Or­ga­niz­ing sys­tems to de­mand IT in­ter­op­er­abil­ity

Modern Healthcare - - INNOVATIONS - By Beth Kutscher

Med­i­cal de­vices now mea­sure and track many types of clin­i­cal in­for­ma­tion about pa­tients. But few of these de­vices can com­mu­ni­cate with oth­ers. In­stead, healthcare work­ers must man­u­ally trans­fer data from the de­vices to pa­tients’ elec­tronic health records.

“If you’re ill, you’ll be sur­rounded by as many as a dozen de­vices,” said Dr. Joseph Smith, chief med­i­cal and science of­fi­cer at the West Health In­sti­tute. “Each of them fo­cuses as if it’s alone.”

For ex­am­ple, the med­i­cal de­vice that de­liv­ers a hy­per­ten­sion drug also should be able to ac­cess a pa­tient’s blood-pres­sure read­ing and ad­just the drug ac­cord­ingly, Smith said. “This is some­thing that tech­nol­ogy does ex­tremely well, if you let it,” he said.

EHR sys­tems of­fered by dif­fer­ent ven­dors of­ten don’t share in­for­ma­tion ei­ther. This lack of in­ter­op­er­abil­ity re­sults in a greater risk of er­ror, lack of co­or­di­na­tion among care set­tings, and wasted time and money.

“The big­gest cost is, we’re wear­ing out our healthcare work­ers,” said Ed Cantwell, ex­ec­u­tive di­rec­tor of the Cen­ter for Med­i­cal In­ter­op­er­abil­ity. His group hopes to lever­age the clout of healthcare providers to force tech­nol­ogy ven­dors to build low-cost, twoway “plug and play” in­ter­op­er­abil­ity for seam­less data ex­change into all health in­for­ma­tion tech­nol­ogy sys­tems.

The West Health In­sti­tute es­ti­mates that med­i­cal in­ter­op­er­abil­ity could save the U.S. healthcare sys­tem as much as $30 bil­lion a year by re­duc­ing re­dun­dant test­ing, ad­verse events, man­ual data en­try and in­for­ma­tion de­lays that cause longer lengths of stay. One study found that 16.5% of missed emer­gency depart­ment di­ag­noses that harmed pa­tients were linked to prob­lems trans­mit­ting test re­sults to the provider.

Un­til now, de­vice and EHR ven­dors haven’t had in­cen­tives to de­velop soft­ware and other tech­nolo­gies that com­mu­ni­cate with com­peti­tors’ prod­ucts, Cantwell said. In the U.S., no sin­gle health sys­tem makes up enough of any ven­dor’s busi­ness to force change. Healthcare tech­nol­ogy pur­chasers have to change that dy­namic, he ar­gued.

“If you be­lieve in the free mar­ket, the buyer has some clout over the ven­dor,” said Smith, who serves on CMI’s board.

Cantwell, a for­mer Air Force fighter pi­lot, en­vi­sions a healthcare in­ter­op­er­abil­ity plat­form that func­tions like an air traf­fic con­trol sys­tem. His group’s first task was to re­cruit health sys­tem CEOs who share this vi­sion. The 14-mem­ber board in­cludes 11 CEOs from ma­jor sys­tems in­clud­ing HCA, Com­mu­nity Health Sys­tems, Scripps Health and Cedars-Si­nai Health Sys­tem.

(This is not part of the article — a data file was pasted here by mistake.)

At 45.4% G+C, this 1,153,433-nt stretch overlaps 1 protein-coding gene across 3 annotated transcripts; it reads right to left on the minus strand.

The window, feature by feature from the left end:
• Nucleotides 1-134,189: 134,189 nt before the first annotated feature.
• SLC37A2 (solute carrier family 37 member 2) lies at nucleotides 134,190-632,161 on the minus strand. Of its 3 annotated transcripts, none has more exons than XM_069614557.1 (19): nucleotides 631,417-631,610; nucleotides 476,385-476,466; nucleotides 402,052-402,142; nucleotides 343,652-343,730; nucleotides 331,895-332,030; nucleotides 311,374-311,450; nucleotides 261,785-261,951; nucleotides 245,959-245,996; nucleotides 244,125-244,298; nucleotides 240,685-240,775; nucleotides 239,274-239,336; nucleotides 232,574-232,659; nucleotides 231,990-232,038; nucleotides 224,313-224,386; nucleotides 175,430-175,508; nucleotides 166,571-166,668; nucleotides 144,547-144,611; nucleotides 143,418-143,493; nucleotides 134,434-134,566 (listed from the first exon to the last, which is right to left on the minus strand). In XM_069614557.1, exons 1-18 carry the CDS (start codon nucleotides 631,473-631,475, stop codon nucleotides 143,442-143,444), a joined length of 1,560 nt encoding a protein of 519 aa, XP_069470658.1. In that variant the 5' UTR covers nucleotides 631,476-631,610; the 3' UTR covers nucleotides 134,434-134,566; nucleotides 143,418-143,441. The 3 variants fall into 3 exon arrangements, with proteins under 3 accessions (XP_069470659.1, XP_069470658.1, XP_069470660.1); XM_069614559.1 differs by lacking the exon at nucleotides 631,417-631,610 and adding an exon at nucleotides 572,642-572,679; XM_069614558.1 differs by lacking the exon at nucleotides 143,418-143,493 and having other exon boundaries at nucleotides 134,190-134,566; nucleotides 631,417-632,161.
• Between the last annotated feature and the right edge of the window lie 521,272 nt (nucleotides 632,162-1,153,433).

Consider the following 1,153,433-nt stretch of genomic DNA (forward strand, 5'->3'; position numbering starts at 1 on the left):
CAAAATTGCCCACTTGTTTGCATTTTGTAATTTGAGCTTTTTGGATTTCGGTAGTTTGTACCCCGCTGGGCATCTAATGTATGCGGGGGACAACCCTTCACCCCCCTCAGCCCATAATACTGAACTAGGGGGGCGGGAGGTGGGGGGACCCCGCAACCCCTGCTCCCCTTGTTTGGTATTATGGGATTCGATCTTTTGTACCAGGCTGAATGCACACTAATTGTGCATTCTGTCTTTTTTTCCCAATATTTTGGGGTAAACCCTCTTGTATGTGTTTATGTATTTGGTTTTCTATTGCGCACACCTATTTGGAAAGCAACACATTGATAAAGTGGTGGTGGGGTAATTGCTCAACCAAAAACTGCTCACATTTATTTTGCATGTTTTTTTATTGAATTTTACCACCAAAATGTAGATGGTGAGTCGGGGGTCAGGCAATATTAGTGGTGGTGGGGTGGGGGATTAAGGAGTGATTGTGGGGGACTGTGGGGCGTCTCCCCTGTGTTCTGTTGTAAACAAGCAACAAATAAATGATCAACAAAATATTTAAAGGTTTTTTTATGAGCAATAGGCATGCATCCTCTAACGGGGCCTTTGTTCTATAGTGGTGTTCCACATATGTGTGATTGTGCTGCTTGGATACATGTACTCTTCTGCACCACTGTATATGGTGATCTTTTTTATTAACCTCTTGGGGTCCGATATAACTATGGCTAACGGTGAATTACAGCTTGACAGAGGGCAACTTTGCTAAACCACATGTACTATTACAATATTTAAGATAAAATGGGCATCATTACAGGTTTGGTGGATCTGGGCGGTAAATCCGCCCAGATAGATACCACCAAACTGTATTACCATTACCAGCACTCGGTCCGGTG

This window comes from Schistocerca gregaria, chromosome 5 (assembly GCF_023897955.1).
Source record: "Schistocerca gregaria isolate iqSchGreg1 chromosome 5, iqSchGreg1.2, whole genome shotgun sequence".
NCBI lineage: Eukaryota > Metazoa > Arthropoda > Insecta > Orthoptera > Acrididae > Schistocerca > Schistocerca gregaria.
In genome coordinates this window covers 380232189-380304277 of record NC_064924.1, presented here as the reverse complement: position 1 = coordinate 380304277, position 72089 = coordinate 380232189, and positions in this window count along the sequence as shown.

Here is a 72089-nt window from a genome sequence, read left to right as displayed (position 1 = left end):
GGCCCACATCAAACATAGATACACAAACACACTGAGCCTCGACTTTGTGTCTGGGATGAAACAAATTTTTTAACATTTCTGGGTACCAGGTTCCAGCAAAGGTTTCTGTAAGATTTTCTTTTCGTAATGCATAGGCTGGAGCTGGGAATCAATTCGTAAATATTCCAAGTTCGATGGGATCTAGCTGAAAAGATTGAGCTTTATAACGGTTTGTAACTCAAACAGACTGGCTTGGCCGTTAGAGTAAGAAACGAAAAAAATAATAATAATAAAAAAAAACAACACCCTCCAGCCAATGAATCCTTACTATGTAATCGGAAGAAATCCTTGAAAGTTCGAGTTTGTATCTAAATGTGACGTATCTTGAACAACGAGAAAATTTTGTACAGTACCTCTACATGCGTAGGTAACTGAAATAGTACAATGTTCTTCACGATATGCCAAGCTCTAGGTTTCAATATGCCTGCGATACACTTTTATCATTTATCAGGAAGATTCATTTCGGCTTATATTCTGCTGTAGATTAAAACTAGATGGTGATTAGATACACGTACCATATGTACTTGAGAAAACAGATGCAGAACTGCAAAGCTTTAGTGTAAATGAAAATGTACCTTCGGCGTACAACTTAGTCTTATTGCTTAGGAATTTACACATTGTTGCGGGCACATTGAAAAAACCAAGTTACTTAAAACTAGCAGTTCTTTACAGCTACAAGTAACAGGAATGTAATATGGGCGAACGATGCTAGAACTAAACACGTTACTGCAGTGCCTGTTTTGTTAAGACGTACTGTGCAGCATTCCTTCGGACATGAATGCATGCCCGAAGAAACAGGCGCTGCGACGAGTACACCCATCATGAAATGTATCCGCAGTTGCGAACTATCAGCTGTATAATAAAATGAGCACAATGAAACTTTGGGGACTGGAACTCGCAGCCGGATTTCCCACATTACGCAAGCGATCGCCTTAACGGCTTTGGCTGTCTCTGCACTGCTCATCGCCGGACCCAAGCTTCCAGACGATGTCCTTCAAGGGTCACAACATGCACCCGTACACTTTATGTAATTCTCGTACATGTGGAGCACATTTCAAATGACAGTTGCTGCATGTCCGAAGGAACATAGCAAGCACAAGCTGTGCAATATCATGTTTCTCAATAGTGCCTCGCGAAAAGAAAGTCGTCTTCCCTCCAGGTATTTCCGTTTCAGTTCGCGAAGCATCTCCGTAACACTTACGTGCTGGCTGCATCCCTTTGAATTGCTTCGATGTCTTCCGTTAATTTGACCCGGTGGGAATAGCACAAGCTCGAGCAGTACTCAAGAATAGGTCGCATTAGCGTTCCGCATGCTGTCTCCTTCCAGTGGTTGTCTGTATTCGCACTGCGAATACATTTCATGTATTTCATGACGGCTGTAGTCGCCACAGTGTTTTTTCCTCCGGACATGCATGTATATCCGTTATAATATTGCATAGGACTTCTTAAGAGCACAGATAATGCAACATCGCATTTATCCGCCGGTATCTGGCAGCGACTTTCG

Smith said he was in­vited to speak at the next meet­ing of the Ad­vanced Med­i­cal Tech­nol­ogy As­so­ci­a­tion, the trade group for de­vice­mak­ers. “They have their own con­cerns, but they ap­pre­ci­ate that there is a cer­tain com­mon­al­ity on how data are or­ga­nized,” he said.

CMI also en­gages in ad­vo­cacy with pol­i­cy­mak­ers. Its board mem­bers have met with the fed­eral health IT co­or­di­na­tor’s of­fice and the Food and Drug Ad­min­is­tra­tion. They have sent a let­ter to Dr. Karen DeSalvo, the na­tional co­or­di­na­tor for health in­for­ma­tion tech­nol­ogy, ask­ing her agency to de­fine a na­tional in­ter­op­er­abil­ity roadmap, and to en­sure that fed­eral health IT con­tracts push to­ward de­vice in­ter­op­er­abil­ity.

The not-for-profit cen­ter was spun off two years ago by the West Health In­sti­tute, an or­ga­ni­za­tion that fo­cuses on pi­o­neer­ing tech­nolo­gies to ex­pand healthcare ac­cess and re­duce costs. CMI’s fund­ing comes from the Gary and Mary West Foun­da­tion as well as dues-pay­ing mem­bers.

Cantwell, who spent much of his ear­lier ca­reer in the telecom­mu­ni­ca­tions in­dus­try, noted that the ca­ble TV in­dus­try es­tab­lished a stan­dard for trans­fer­ring elec­tronic data. He would like to see sim­i­lar stan­dards for healthcare tech­nol­ogy. “Our the­sis is that healthcare is the most im­por­tant util­ity,” he said.

Be­sides hav­ing de­vices that can feed data di­rectly into a pa­tient’s elec­tronic record, a more im­me­di­ate CMI goal is to have dif­fer­ent ven­dors’ EHR sys­tems com­mu­ni­cate with each other, said CMI board mem­ber Dr. Jon Pryor, CEO of Hen­nepin Healthcare Sys­tem. “Peo­ple bounce around be­tween sys­tems,” Pryor said. “There’s a greater po­ten­tial of los­ing in­for­ma­tion if it’s not all in one spot.”

By the end of the year, CMI plans to open a lab­o­ra­tory at a yet-to-be de­ter­mined lo­ca­tion to de­vise, test and cer­tify in­ter­op­er­abil­ity so­lu­tions. The lab will recre­ate the space, equip­ment and IT sys­tems found in healthcare set­tings. CMI al­ready has more than 20 engi­neers work­ing in an in­terim lab, and Cantwell thinks it needs about 150.

“This is per­haps one of the big­gest un­der­tak­ings in healthcare,” Cantwell said. “It’s go­ing to come down to a group of re­ally strong lead­ers.”

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